Date: 7 May 2016
Our second event in the challenge turned out much better than I expected – great weather, good physical condition, and manageable terrain. After a not-so-nice experience at Rotorua, I feared that things can only get worse. I was still tired from the Rotorua marathon, and on top of everything I’ve picked up a couple of niggles.
Gerry and I drove through to National Park on Friday morning after a dentist appointment and some last minute shopping for compulsory gear (gauze pads and strapping – things I’ve never in my life use before). We booked to stay at the backpackers and after we checked in, we strolled over to race headquarters just a few hundred metres up the road to register and have our gear checked. Running into Graeme, Deb, Pat and Norman we decided to share a drink (beer in our case) before everyone scooted off to go about their pre-race business.
It was only early evening, so Gerry and I decided to make a stop at the Speights Ale House for another beer and fries. Afterwards, we also stuffed ourselves with home-cooked fried rice, with onion, green pepper, corn, and chillies. Rob only arrived later in the evening and came over to say hello and have a coffee with us.
I might have mentioned this before, but NZ is having an unseasonably warm autumn. Our room was quite hot during the night and so was the whole weekend.
We woke up early, had breakfast and then met up with Rob and Graeme at Owhango to leave two cars behind and drive one to the race HQ from where we got bused to the start in National Park. Gerry still had a job in Palmy after the run, and we had to dash back as soon as we finished the event, so Graeme and Rob kindly offered to help out with car arrangments so that we could have our car ready and waiting at the finish.
The day turned out fantastic: no wind, blue skies and warm temperatures that might (like last week) have been too hot for some runners. As you run the bulk of the course in the shade, I was quite happy to have long pants and sleeves.
We started a bit late (at about 9:30 instead of the scheduled 9:15) to allow most of the MTBers to pass (and maybe to allow 70 odd participants to make a final stop at the only two portaloos). The first 2km is a loop through paddocks to make up the marathon distance, with a couple of good climbs. When we passed the start again, we were directed onto the logging road that is the T42. I remembered it to be a fairly wide road so was quite surprised when a big part of the road was only quad-bike wide. We ran into a few (presumably) hunters on the course with quad-bikes, who in one case blocked almost the whole road. The narrow road made me wonder if we weren’t on a different route this time. Nothing looked familiar which almost made this a new experience for me.
I felt great (compared to last week) and we managed to make up good time in the first 17km. But some relentless hills between 17 and 30km (with roughly only 3km downhill in that stretch) reduced me to a lot of walking, which quickly changed our potential 5-hour finish to a 5:27. Truth be told, 5 hours were probably never realistic for me to achieve this year on this course. Or maybe any other year! From 30-37km the gradient is mostly downhill and the last 5km undulating with a gradual climb and a terrible long uphill a couple of kilometres from the finish.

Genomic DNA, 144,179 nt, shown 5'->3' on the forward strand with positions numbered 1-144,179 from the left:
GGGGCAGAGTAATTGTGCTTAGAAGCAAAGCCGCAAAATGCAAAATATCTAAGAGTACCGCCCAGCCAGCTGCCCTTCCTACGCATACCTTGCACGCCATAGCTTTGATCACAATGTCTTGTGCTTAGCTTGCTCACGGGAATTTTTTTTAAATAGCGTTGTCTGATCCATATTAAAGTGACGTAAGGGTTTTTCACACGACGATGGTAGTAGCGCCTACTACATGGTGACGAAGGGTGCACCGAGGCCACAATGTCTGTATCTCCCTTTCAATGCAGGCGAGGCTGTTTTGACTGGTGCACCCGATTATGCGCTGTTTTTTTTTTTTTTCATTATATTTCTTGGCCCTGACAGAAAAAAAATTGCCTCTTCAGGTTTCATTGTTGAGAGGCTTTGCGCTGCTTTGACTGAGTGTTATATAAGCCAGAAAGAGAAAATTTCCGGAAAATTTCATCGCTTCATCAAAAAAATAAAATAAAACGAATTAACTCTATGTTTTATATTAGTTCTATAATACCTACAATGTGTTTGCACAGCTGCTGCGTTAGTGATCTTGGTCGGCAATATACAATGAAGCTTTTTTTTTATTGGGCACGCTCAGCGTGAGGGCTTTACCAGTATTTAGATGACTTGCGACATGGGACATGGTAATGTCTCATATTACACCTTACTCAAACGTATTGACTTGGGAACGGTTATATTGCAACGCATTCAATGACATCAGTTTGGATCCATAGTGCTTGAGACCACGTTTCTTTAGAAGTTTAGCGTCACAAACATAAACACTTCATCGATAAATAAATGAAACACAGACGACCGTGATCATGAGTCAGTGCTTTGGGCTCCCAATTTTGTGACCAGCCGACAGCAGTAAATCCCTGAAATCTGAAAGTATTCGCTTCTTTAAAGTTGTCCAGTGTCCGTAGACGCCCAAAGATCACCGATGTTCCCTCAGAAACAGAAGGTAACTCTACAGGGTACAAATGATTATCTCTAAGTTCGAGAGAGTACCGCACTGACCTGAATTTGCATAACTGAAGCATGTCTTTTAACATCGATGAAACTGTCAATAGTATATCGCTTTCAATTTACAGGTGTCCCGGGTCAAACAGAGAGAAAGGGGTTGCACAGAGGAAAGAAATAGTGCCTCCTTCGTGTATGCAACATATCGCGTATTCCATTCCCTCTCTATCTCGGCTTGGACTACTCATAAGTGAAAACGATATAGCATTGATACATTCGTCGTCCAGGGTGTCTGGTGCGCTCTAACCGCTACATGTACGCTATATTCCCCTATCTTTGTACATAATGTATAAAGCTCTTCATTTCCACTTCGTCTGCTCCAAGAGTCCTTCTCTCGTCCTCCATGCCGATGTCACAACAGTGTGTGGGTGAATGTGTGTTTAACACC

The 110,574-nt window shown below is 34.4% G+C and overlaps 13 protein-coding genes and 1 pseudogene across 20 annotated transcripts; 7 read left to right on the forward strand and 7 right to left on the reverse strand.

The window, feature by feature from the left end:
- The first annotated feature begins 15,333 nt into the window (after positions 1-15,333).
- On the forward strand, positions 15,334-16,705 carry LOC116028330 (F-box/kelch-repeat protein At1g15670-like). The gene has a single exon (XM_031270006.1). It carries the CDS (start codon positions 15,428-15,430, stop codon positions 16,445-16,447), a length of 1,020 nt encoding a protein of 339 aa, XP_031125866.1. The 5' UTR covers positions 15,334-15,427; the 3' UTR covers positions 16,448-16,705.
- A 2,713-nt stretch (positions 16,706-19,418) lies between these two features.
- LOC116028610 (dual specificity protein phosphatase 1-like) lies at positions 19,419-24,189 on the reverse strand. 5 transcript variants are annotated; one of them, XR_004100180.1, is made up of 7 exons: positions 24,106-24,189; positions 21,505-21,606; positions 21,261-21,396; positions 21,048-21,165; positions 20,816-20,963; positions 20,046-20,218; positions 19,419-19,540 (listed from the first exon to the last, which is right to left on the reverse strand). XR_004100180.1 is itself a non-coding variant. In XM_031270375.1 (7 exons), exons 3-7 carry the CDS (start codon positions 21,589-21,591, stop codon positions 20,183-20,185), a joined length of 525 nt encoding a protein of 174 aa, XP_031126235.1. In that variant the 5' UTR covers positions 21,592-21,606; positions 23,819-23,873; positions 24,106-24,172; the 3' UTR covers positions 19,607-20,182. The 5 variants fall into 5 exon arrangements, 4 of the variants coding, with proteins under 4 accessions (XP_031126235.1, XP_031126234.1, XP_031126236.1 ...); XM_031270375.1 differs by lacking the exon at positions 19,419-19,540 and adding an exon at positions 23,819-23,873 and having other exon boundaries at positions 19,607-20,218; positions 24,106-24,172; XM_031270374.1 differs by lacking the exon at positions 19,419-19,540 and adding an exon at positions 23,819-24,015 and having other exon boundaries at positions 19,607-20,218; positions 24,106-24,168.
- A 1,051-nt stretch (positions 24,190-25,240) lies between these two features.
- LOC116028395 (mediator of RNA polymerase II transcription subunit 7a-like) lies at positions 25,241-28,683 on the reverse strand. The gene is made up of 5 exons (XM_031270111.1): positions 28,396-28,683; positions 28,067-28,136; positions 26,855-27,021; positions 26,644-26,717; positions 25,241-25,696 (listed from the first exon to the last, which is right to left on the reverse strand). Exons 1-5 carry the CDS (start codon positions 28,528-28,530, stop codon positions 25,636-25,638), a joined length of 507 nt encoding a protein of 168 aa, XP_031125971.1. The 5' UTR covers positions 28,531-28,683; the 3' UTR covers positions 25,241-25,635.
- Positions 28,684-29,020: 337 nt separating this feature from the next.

As a result of all the rain of the two days prior, the course had quite a lot of puddles and muddy bits. Some really steep descents must have been very scary on a bike. Rumour has it that a few broken shoulders and collar bones saw some riders finishing their race sooner than they might have hoped?
I’m always surprised at how far 42.2km actually is. When fatigue and soreness set in, it is really tough to keep going. At some point, you make peace with the pain and just keep on putting one foot in front of the other. And usually, something magical always happens in the last 7km: it feels as if the end is a thousand miles away and that you will never make it to the finish. By that time I normally feel closer to my end, than the end of the race. But before you know it, those last kilometres have ticked over unnoticed and suddenly the end is in sight. Maybe the pain cause my brain to go into shut-down mode? And as soon as you reach the finish line, with a medal around your neck, the whole distance doesn’t seem so hard anymore and you’re ready to sign up for the next one. Ready for more agony. More pain. More cursing yourself for doing this to yourself. Aren’t we a strange bunch.
We were so happy to have made up time (I expected to take anything from 30-60 minutes longer than we did), that we decided to have a quick beer before hitting the road.
With 32 minutes all up over our target 5 hours time limit for each marathon (or rather the slightly altered target of 5 hours average) we need to complete the remaining three marathons in less than 4:49 each. Doable? Maybe. I am certainly going to try. Most of my niggles were really minor or altogether absent during this event. Maybe it’s because trails are more gentle on the body? Having said that, it’s now three days after the event and I still battle to go up or down stairs. My quads and shins are completely buggered and I have a serious bout of DOMS (delayed onset muscle soreness). Here’s hoping they will soon be better so that we can go out for a run. 🙂
Already looking forward to see how we manage the next event.